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Late Eighteenth Century Women’s Fiction; Hero, Heroine & Financial Authority

Keywords: characterization of women , eighteenth-century fiction , fiction of loss , fiction of active economic engagement , economic empowerment of women , Anna Maria Bennett , Mary Julia Young , Barbara Hofland , Selina Davenport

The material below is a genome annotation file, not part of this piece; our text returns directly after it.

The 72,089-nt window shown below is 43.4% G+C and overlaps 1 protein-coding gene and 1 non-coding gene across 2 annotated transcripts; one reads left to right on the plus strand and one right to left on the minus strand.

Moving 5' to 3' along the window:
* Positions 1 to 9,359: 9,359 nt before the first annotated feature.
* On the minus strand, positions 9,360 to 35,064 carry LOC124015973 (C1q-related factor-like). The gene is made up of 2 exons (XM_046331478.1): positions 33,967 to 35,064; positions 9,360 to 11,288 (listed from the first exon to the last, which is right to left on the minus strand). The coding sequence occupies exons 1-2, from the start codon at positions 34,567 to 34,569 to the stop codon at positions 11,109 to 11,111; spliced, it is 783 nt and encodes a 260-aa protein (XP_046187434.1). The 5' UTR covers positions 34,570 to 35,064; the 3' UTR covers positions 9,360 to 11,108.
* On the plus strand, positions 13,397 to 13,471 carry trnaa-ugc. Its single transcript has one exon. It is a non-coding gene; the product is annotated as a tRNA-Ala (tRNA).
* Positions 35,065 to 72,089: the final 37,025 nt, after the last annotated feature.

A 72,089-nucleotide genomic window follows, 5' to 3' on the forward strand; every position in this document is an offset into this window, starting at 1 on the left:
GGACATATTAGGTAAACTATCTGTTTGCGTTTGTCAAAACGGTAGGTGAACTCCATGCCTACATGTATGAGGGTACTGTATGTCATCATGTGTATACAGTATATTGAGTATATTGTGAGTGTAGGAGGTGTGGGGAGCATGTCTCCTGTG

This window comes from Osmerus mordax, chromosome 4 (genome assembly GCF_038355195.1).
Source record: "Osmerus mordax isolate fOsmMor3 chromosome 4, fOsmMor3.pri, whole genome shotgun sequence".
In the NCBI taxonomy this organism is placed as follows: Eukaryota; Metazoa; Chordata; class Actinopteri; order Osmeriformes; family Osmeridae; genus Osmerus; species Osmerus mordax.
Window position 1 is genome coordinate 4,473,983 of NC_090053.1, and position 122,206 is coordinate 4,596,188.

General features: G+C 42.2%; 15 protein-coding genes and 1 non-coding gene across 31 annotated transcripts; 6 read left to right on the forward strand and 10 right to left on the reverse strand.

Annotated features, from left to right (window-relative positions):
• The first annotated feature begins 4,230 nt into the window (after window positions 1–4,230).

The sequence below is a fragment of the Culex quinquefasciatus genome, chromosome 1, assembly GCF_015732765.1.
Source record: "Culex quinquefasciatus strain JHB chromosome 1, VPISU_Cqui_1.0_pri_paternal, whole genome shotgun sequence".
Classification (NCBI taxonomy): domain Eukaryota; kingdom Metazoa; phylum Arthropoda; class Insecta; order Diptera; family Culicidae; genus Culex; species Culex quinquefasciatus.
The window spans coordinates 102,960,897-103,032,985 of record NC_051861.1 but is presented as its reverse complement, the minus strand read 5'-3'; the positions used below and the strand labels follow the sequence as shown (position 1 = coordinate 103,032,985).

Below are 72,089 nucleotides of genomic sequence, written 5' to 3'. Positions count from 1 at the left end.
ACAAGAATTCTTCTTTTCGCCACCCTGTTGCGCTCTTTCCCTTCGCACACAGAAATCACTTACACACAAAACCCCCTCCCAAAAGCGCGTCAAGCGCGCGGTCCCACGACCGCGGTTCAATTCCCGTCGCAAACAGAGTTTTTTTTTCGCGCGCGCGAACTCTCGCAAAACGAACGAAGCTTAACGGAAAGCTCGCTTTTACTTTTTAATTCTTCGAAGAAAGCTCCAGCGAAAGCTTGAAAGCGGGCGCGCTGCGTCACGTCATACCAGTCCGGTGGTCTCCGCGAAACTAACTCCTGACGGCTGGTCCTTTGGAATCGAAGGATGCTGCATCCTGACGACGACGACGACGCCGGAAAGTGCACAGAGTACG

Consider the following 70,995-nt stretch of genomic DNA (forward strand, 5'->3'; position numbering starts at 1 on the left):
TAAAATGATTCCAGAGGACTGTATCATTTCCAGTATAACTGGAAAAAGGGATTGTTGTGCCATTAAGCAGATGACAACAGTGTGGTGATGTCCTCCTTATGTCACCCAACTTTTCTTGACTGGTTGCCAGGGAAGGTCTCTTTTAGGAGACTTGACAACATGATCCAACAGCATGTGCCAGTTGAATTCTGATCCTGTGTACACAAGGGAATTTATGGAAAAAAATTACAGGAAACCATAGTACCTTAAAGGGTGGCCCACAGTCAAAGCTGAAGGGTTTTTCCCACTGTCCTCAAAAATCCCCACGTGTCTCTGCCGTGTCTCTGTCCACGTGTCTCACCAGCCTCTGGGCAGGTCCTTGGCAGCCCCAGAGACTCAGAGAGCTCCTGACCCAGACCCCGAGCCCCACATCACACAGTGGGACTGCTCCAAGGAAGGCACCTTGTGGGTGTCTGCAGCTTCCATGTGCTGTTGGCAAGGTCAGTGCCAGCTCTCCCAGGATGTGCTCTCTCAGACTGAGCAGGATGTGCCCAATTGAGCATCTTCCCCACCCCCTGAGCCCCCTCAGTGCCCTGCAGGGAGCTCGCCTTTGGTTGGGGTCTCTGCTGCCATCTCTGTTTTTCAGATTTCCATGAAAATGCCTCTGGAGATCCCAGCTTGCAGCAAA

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‘Mortgage? Who, what is that? […] Who is this mortgage? What right has he?’ (I: 183-4) cries Ellen, Anna Maria Bennett’s (1760-1808) heroine in her 1794 novel Ellen; Countess of Castle Howel (1794). Yet only a few years later, Louisa, Barbara Hofland’s (1770 – 1844)heroine in Daughter in Law, Her Father and Family (1813) addresses her father’s creditors and observes that ‘if there was only fifteen shilling in the pound, she should insist upon her fortune going to supply the deficiency’, to which a tradesman replies that ‘such a resolution is very like your father’s daughter’ (147). Some critics see both a change in the characterization of women and in the nature of plot in eighteenth-century fiction in which the passive participation of the heroine in 1790s is replaced by women’s active involvement in the welfare of the family in 1800s and the ‘fiction of loss’ is transformed to a ‘fiction of active economic engagement’. In accordance with such a reading of contemporary fiction, this paper aims to consider the issue of women’s economic empowerment in eighteenth-century fiction. However, I argue that, inasmuch as the concern is about female’s empowerment, at the same time it is also very much about the agency of male characters. Thus, in the case of work by a group of minor writers of women’s fiction, to trace women’s active economic involvement within this context, one plausible approach is to reconstruct women’s view of male agency during this transition: How is the activity undertaken by men affected by—and how does it affect—female empowerment?This paper focuses primarily on the selected works of a group of lesserknown women novelists of 18th century (namely Anna Maria Bennett, Mary Julia Young, Barbara Hofland and Selina Davenport) and will initially take account of the significance of female characters and their transformation from passive into active participation in the economy. Male agency, however, will also be considered, as I will argue that if the ‘absence’ of the male figure alone did not induce a change, it most certainly accelerated it.


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